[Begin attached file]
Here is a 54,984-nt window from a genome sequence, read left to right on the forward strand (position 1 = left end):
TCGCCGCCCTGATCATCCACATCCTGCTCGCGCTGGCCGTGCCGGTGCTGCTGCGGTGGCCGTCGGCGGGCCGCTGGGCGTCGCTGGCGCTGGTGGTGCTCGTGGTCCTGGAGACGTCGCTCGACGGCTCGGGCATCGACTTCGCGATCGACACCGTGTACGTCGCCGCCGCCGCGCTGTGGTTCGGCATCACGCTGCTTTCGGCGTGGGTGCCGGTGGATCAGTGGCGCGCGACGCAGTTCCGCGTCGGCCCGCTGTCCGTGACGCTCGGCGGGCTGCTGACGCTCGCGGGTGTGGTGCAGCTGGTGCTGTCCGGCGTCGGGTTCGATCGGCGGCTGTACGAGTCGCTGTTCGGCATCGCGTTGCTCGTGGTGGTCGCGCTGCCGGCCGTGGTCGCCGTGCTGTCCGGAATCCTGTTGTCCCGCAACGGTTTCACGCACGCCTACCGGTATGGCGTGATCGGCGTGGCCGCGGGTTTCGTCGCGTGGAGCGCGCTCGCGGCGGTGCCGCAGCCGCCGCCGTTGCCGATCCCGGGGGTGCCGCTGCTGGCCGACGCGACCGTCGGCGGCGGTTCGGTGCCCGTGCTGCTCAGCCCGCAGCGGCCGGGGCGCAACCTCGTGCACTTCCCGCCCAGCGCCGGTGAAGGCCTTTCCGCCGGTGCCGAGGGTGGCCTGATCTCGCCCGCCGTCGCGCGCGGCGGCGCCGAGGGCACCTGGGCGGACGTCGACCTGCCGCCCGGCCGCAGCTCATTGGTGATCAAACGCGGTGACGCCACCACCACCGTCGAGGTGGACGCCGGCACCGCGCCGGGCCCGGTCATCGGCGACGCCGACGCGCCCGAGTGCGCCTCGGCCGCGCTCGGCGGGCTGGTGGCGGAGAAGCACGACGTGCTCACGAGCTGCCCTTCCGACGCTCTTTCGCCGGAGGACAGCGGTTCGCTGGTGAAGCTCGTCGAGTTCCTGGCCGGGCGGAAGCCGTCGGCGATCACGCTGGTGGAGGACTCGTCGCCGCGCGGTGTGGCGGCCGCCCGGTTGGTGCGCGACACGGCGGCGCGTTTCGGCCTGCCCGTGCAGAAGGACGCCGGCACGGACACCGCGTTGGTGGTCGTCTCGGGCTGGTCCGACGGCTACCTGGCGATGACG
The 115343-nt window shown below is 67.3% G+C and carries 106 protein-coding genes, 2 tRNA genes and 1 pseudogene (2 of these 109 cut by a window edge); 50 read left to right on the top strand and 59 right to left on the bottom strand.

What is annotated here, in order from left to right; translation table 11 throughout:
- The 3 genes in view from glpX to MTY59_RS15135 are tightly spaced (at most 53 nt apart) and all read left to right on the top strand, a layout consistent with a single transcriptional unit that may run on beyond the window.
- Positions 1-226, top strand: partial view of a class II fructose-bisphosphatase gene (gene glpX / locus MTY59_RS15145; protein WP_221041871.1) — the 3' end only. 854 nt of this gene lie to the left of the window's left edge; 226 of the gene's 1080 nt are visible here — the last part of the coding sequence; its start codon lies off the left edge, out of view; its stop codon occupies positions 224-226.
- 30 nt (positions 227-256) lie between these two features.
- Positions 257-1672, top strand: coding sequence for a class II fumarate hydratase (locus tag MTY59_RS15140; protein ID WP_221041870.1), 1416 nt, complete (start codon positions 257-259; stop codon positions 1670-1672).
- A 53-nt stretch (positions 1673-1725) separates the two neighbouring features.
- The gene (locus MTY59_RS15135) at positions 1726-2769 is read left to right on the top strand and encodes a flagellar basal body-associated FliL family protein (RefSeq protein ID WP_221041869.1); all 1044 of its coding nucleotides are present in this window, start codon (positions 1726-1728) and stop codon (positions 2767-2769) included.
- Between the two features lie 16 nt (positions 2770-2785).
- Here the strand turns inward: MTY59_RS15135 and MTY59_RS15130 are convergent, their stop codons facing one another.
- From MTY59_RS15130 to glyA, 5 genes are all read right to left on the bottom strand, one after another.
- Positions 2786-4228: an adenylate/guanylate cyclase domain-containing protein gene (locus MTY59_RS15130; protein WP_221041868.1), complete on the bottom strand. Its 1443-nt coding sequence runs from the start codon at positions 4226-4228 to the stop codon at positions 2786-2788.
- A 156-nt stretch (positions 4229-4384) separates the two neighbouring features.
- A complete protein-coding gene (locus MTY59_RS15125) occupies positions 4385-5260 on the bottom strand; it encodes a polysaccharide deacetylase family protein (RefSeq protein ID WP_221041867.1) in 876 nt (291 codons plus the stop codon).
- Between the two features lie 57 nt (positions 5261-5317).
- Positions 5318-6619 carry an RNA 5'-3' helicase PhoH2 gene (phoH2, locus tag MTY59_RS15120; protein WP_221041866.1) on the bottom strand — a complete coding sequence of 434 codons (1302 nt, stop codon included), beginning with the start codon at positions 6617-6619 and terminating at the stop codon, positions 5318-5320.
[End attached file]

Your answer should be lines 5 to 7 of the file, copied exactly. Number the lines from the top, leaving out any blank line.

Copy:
- The 3 genes in view from glpX to MTY59_RS15135 are tightly spaced (at most 53 nt apart) and all read left to right on the top strand, a layout consistent with a single transcriptional unit that may run on beyond the window.
- Positions 1-226, top strand: partial view of a class II fructose-bisphosphatase gene (gene glpX / locus MTY59_RS15145; protein WP_221041871.1) — the 3' end only. 854 nt of this gene lie to the left of the window's left edge; 226 of the gene's 1080 nt are visible here — the last part of the coding sequence; its start codon lies off the left edge, out of view; its stop codon occupies positions 224-226.
- 30 nt (positions 227-256) lie between these two features.